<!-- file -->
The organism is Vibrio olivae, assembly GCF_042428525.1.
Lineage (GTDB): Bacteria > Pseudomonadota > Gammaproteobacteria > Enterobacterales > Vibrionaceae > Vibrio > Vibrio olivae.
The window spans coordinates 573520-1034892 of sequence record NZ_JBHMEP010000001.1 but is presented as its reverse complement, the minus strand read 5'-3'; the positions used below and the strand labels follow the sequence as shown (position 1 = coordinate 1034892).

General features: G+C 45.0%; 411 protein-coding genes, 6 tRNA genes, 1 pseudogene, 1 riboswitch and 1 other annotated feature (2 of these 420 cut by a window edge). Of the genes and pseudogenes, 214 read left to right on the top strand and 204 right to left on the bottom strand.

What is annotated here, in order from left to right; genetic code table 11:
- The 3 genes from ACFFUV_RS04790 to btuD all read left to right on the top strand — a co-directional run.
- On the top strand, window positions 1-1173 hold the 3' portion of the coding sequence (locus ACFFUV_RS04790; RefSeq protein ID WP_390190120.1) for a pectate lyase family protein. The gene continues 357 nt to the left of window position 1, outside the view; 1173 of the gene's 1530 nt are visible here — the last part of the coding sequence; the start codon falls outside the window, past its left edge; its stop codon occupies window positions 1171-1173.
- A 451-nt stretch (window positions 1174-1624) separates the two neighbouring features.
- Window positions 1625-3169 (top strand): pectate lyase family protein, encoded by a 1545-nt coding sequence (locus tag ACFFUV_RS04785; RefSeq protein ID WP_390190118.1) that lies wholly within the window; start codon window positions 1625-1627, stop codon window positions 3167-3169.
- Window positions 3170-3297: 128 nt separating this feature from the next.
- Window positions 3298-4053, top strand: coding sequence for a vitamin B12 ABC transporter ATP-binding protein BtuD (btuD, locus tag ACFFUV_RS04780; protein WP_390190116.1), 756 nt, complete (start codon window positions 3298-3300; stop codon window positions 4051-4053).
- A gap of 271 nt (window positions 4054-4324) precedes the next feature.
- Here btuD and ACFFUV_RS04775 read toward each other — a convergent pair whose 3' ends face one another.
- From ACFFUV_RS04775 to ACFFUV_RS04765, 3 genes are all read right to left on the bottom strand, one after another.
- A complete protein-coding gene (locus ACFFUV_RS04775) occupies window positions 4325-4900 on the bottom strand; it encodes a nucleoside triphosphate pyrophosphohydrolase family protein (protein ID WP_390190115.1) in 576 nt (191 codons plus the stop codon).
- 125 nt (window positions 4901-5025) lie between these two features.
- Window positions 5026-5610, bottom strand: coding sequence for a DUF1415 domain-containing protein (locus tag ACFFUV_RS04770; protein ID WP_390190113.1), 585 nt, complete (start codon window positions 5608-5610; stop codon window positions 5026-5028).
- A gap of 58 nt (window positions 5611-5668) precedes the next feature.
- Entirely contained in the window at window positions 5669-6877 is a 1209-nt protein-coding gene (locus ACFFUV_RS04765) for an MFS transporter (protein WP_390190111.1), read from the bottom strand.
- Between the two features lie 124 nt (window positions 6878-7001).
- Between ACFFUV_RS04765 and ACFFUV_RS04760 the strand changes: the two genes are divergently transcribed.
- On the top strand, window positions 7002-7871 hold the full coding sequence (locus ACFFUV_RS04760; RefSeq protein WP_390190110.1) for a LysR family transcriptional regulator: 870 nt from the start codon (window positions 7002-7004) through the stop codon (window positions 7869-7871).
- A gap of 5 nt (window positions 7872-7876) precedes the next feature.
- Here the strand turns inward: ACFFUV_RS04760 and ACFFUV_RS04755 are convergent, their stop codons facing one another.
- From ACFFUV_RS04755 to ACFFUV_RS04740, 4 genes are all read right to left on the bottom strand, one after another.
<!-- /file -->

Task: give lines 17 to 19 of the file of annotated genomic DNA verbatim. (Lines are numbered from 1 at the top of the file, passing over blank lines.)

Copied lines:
- Window positions 5026-5610, bottom strand: coding sequence for a DUF1415 domain-containing protein (locus tag ACFFUV_RS04770; protein ID WP_390190113.1), 585 nt, complete (start codon window positions 5608-5610; stop codon window positions 5026-5028).
- A gap of 58 nt (window positions 5611-5668) precedes the next feature.
- Entirely contained in the window at window positions 5669-6877 is a 1209-nt protein-coding gene (locus ACFFUV_RS04765) for an MFS transporter (protein WP_390190111.1), read from the bottom strand.